The Mongolian people, one of the Mongolic-speaking populations, are native to the Mongolian Plateau in North China and southern Siberia. Many ancient DNA studies recently reported extensive population transformations during the Paleolithic to historic periods in this region, while little is known about the paternal genetic legacy of modern geographically different Mongolians. Here, we genotyped 215 Y-chromosomal single nucleotide polymorphisms (Y-SNPs) and 37 Y-chromosomal short tandem repeats (Y-STRs) among 679 Mongolian individuals from Hohhot, Hulunbuir, and Ordos in North China using the AGCU Y37 kit and our developed eight Y-SNP SNaPshot panels (including two panels first reported herein). The C-M130 Y-SNP SNaPshot panel defines 28 subhaplogroups, and the N/O/Q complementary Y-SNP SNaPshot panel defines 30 subhaplogroups of N1b-F2930, N1a1a1a1a3-B197, Q-M242, and O2a2b1a1a1a4a-CTS4658, which improved our developed Y-SNP SNaPshot panel set and could be applied for dissecting the finer-scale paternal lineages of Mongolic speakers. We found a strong association between Mongolian-prevailing haplogroups and some observed microvariants among the newly generated Y-STR haplotype data, suggesting the possibility of haplogroup prediction based on the distribution of Y-STR haplotypes. We identified three main ancestral sources of the observed Mongolian-dominant haplogroups, including the local lineage of C2⁎-M217 and incoming lineages from other regions of southern East Asia (O2⁎-M122, O1b⁎-P31, and N1⁎-CTS3750) and western Eurasia (R1⁎-M173). We also observed DE-M145, D1⁎-M174, C1⁎-F3393, G⁎-M201, I-M170, J⁎-M304, L-M20, O1a⁎-M119, and Q⁎-M242 at relatively low frequencies (< 5.00%), suggesting a complex admixture history between Mongolians and other incoming Eurasians from surrounding regions. Genetic clustering analyses indicated that the studied Mongolians showed close genetic affinities with other Altaic-speaking populations and Sinitic-speaking Hui people. The Y-SNP haplotype/haplogroup-based genetic legacy not only revealed that the stratification among geographically/linguistically/ethnically different Chinese populations was highly consistent with the geographical division and language classification, but also demonstrated that patrilineal genetic materials could provide fine-scale genetic structures among geographically different Mongolian people, suggesting that our developed high-resolution Y-SNP SNaPshot panels have the potential for forensic pedigree searches and biogeographical ancestry inference.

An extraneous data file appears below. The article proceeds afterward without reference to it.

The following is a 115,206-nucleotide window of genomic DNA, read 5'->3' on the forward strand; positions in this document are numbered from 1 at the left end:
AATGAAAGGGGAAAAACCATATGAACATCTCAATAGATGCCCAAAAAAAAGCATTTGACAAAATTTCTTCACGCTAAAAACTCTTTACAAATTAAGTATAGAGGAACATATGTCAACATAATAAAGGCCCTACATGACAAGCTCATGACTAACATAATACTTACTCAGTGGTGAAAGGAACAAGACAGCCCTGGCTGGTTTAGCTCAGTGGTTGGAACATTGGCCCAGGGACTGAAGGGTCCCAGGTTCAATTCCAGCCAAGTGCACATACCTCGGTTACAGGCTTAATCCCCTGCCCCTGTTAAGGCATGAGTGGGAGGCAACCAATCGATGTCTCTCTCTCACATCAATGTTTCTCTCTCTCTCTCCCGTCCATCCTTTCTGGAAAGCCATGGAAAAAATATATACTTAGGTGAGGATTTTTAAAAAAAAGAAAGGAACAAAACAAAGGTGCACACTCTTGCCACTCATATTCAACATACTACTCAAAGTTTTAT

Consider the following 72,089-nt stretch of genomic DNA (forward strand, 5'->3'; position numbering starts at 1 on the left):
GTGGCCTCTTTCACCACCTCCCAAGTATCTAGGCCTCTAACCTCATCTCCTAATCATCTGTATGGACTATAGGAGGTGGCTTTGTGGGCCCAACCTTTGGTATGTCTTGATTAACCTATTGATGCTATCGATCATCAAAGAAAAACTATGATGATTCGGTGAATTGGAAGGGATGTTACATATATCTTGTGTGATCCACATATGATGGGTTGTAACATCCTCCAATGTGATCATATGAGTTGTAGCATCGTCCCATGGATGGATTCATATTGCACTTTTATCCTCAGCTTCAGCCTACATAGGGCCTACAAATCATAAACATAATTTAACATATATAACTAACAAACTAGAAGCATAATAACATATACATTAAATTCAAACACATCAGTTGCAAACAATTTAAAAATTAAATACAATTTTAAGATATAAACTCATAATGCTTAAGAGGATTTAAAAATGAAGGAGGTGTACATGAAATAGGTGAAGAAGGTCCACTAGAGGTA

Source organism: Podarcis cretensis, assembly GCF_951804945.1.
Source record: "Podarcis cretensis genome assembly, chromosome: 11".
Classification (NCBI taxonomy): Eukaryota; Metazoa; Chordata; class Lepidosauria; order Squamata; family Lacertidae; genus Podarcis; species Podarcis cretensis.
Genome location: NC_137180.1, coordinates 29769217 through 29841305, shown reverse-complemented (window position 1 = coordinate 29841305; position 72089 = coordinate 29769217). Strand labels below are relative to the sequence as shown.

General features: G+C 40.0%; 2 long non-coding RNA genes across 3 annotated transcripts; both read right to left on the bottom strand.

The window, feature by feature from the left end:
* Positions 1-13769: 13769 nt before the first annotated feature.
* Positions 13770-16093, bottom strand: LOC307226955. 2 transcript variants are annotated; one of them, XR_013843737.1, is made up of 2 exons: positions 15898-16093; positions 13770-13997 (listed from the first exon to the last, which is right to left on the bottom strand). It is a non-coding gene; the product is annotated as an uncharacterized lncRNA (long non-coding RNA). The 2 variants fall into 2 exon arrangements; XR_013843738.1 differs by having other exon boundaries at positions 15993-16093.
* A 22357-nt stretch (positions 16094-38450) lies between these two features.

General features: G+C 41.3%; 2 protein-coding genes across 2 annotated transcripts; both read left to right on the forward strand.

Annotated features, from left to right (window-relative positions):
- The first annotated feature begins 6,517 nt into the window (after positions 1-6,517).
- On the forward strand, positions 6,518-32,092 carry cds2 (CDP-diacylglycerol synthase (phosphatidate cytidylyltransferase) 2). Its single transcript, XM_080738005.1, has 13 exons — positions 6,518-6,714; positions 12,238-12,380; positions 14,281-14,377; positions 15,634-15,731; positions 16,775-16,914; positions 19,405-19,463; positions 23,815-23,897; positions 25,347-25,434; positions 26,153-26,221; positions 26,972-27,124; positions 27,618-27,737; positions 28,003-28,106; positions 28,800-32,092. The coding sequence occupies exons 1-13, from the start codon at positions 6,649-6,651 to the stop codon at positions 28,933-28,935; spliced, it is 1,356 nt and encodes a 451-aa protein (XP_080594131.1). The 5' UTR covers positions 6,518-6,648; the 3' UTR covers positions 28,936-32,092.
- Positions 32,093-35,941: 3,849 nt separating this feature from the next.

... Published data from the period 2007 to 2017 (480 Y chromosomes) was nearly quadrupled within the next 3 years 2018-2020 (1797 Y chromosomes) (Supplementary Table S1). In concert with mitochondrial DNA, Y-Chromosomal DNA has been used to study the origins of present-day and ancient Eurasians (7) along with their languages (8)(9)(10)(11) and disease prevalence (3). ...
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Ancient Y-Chromosomal DNA is an invaluable tool for dating and discerning the origins of migration routes and demographic processes that occurred thousands of years ago. Driven by the adoption of high-throughput sequencing and capture enrichment methods in paleogenomics, the number of published ancient genomes has nearly quadrupled within the last three years (2018–2020). Whereas ancient mtDNA haplogroup repositories are available, no similar resource exists for ancient Y-Chromosomal haplogroups. Here, we present aYChr-DB—a comprehensive collection of 1797 ancient Eurasian human Y-Chromosome haplogroups ranging from 44 930 BC to 1945 AD. We include descriptors of age, location, genomic coverage and associated archaeological cultures. We also produced a visualization of ancient Y haplogroup distribution over time. The aYChr-DB database is a valuable resource for population genomic and paleogenomic studies.